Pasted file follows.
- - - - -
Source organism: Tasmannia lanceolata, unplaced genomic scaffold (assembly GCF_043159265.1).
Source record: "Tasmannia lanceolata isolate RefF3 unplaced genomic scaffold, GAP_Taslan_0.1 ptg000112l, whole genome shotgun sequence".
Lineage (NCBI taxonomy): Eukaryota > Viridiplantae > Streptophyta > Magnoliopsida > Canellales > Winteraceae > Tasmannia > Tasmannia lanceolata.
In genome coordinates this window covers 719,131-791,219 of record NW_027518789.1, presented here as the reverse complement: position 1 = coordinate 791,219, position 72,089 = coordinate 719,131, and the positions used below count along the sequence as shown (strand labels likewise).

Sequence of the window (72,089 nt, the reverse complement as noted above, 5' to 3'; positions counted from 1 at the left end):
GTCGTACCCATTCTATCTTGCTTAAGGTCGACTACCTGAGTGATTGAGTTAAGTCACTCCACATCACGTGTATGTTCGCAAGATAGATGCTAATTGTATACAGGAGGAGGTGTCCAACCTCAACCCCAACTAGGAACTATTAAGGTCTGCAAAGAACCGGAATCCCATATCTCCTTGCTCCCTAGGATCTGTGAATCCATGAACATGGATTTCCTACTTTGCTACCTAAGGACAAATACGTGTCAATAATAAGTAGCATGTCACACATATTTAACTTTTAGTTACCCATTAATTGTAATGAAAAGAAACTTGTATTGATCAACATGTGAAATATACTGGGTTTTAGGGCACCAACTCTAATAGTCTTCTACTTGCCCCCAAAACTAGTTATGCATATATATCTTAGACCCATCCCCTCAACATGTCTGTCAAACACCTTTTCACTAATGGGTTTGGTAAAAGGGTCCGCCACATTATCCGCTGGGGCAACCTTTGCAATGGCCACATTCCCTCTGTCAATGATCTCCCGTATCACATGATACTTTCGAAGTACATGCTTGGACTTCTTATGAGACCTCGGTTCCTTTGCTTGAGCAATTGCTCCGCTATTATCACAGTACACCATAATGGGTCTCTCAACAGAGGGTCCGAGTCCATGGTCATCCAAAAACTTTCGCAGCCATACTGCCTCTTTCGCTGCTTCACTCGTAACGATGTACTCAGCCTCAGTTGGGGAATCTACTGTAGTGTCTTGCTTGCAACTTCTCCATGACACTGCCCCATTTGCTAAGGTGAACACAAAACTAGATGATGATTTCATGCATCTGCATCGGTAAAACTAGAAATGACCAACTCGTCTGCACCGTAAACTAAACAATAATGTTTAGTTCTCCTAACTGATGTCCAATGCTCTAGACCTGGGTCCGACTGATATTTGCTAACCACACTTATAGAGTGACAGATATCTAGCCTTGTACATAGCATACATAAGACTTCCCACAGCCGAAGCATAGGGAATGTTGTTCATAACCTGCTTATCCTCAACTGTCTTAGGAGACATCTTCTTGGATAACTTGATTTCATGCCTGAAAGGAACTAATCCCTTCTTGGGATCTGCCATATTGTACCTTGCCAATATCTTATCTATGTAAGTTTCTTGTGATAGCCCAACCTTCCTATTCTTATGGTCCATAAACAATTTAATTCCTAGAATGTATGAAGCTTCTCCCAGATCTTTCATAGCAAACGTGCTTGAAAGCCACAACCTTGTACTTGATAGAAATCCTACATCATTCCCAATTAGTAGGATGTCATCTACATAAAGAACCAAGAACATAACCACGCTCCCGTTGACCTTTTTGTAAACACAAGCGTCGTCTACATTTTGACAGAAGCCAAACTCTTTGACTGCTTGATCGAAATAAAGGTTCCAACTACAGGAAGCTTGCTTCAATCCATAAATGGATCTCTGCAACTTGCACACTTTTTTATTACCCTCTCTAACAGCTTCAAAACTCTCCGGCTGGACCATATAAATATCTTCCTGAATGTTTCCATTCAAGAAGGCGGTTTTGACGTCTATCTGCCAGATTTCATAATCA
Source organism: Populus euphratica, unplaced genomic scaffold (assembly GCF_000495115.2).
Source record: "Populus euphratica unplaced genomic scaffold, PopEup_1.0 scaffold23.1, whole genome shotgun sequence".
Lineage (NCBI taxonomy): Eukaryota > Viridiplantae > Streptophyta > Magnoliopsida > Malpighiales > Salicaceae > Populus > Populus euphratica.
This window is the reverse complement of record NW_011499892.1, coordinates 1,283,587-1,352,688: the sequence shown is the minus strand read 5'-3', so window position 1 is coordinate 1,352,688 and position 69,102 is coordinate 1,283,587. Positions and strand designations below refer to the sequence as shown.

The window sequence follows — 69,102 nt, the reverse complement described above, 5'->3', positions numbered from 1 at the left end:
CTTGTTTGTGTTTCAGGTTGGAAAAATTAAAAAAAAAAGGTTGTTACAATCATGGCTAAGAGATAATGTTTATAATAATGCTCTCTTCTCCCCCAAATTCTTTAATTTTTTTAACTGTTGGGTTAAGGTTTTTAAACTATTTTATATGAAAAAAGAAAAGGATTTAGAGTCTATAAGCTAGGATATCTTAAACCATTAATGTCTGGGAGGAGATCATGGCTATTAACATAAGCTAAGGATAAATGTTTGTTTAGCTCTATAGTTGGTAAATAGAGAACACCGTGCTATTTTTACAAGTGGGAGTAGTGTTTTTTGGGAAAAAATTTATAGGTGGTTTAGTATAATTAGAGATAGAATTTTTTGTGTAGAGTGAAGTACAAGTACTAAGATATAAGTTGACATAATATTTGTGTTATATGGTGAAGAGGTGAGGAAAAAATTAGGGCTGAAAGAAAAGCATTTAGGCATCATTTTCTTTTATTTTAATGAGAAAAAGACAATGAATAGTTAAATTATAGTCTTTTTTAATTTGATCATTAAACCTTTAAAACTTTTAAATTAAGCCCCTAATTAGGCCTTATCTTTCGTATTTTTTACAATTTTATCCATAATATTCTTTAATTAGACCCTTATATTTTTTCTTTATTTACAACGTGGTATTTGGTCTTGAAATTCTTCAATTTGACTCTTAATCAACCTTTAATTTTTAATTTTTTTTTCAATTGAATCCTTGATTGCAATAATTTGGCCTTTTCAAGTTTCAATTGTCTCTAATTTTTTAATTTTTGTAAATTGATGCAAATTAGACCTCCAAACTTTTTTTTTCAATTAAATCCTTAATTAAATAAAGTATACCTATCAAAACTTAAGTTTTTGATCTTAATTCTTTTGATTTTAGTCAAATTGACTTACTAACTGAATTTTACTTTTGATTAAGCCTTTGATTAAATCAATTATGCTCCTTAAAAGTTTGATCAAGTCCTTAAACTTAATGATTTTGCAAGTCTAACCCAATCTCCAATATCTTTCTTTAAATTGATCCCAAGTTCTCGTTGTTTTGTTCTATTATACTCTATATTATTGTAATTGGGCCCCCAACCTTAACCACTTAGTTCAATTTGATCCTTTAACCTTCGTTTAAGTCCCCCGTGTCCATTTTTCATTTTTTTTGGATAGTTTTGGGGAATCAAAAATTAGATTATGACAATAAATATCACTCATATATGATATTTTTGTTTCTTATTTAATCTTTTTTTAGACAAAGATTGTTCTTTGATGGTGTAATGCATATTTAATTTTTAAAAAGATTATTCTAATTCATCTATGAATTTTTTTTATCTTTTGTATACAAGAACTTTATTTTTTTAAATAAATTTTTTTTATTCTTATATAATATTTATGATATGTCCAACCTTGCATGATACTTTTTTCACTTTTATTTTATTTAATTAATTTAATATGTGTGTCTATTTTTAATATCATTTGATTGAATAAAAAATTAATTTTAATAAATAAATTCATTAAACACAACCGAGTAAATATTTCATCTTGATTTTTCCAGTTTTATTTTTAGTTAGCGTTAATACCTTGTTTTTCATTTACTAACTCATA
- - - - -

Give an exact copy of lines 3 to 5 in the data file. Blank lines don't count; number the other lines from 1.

Lineage (NCBI taxonomy): Eukaryota > Viridiplantae > Streptophyta > Magnoliopsida > Canellales > Winteraceae > Tasmannia > Tasmannia lanceolata.
In genome coordinates this window covers 719,131-791,219 of record NW_027518789.1, presented here as the reverse complement: position 1 = coordinate 791,219, position 72,089 = coordinate 719,131, and the positions used below count along the sequence as shown (strand labels likewise).

Sequence of the window (72,089 nt, the reverse complement as noted above, 5' to 3'; positions counted from 1 at the left end):